Treading Hot Water: Climate Negotiations in Poznan

The UN Climate Change Conference in Poznan, December 1-12, 2008

The world's governments are converging on Poznan, Poland over the first two weeks of December for the UN's annual climate change conference. The Poznan negotiations are a key step on the road to the crucial conference in Copenhagen next December, where agreement needs to be reached on the climate regime to take effect after the first phase of the Kyoto Protocol expires in 2012.

International Rivers is sending a three-woman climate team to Poznan: Payal Parekh, Barbara Haya and Ann-Kathrin Schneider. Our team will be pushing for substantial reforms to - and in the long term abolition of - the Clean Development Mechanism (CDM). This flawed scheme is undermining the goals of the Kyoto Protocol by generating hundreds of millions of carbon offsets from projects that are doing nothing to actually reduce emissions. More than a quarter of projects applying for the CDM are hydropower plants, including, at the latest count, 364 large hydros in China.

Payal and Barbara observed last week's pre-conference meeting of the CDM Executive Board in Poznan. They were pleased that the CDM punished auditors DNV for their sloppy work by suspending their accreditation to "validate" projects for the CDM. International Rivers has long been demanding that the CDM take action against project auditors who fail to comply with the CDM's rules.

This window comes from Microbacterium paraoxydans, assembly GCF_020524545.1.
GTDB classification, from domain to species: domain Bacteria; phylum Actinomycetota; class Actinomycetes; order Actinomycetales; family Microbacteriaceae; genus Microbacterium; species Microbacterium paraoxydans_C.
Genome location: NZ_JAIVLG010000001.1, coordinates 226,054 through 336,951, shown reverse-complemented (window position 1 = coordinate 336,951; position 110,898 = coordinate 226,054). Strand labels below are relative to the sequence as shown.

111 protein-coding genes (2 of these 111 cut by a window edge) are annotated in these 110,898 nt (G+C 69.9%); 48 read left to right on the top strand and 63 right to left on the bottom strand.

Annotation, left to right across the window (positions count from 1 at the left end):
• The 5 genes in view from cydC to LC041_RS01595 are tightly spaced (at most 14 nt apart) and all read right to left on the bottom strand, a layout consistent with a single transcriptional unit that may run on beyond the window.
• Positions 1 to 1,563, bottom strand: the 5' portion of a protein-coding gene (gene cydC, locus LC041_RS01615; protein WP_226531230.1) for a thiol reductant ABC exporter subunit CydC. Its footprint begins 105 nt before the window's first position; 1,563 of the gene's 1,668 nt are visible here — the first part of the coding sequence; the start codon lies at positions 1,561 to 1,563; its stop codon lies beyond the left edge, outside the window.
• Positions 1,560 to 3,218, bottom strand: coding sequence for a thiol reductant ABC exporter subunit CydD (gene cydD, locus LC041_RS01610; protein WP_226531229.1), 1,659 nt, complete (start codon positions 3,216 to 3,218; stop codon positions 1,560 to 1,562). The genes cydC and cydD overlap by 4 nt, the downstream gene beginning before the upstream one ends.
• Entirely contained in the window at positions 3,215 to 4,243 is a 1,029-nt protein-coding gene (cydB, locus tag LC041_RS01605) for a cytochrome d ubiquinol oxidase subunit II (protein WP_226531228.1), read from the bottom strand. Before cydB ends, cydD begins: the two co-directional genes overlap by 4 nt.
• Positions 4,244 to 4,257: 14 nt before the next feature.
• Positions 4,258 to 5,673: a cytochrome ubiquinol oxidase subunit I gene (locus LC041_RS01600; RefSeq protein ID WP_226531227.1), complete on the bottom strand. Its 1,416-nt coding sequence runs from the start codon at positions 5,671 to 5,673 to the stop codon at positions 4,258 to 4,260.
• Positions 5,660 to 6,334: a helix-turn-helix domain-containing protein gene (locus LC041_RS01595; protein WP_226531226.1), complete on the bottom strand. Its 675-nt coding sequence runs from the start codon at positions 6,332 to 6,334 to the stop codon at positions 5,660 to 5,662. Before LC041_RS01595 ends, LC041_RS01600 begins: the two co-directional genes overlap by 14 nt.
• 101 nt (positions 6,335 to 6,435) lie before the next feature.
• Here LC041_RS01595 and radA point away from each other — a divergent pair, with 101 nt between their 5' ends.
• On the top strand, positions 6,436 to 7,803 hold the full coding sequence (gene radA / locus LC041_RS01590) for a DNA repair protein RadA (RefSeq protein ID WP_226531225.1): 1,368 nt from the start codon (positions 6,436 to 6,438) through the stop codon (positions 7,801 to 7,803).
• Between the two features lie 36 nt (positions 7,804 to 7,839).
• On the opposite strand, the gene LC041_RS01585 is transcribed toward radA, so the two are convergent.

Dead trees in the Petit Saut reservoir
Dead trees in the Petit Saut reservoir
Frédéric Guérin
We'll also be urging EU officials to take seriously the "Linking Directive," an EU law requiring large hydros to comply with the recommendations of the World Commission on Dams if they are to sell CDM credits to be used in the European Trading System.

And we'll be pushing for the Intergovernmental Panel on Climate Change to take greater note of the science on the substantial global warming pollution caused by dams and reservoirs, especially in the tropics.

You can monitor all the important developments at the conference through our new climate blog: "In Hot Water."

Meet the climate warriors:

Payal ParekhAnn-Kathrin
Barbara Haya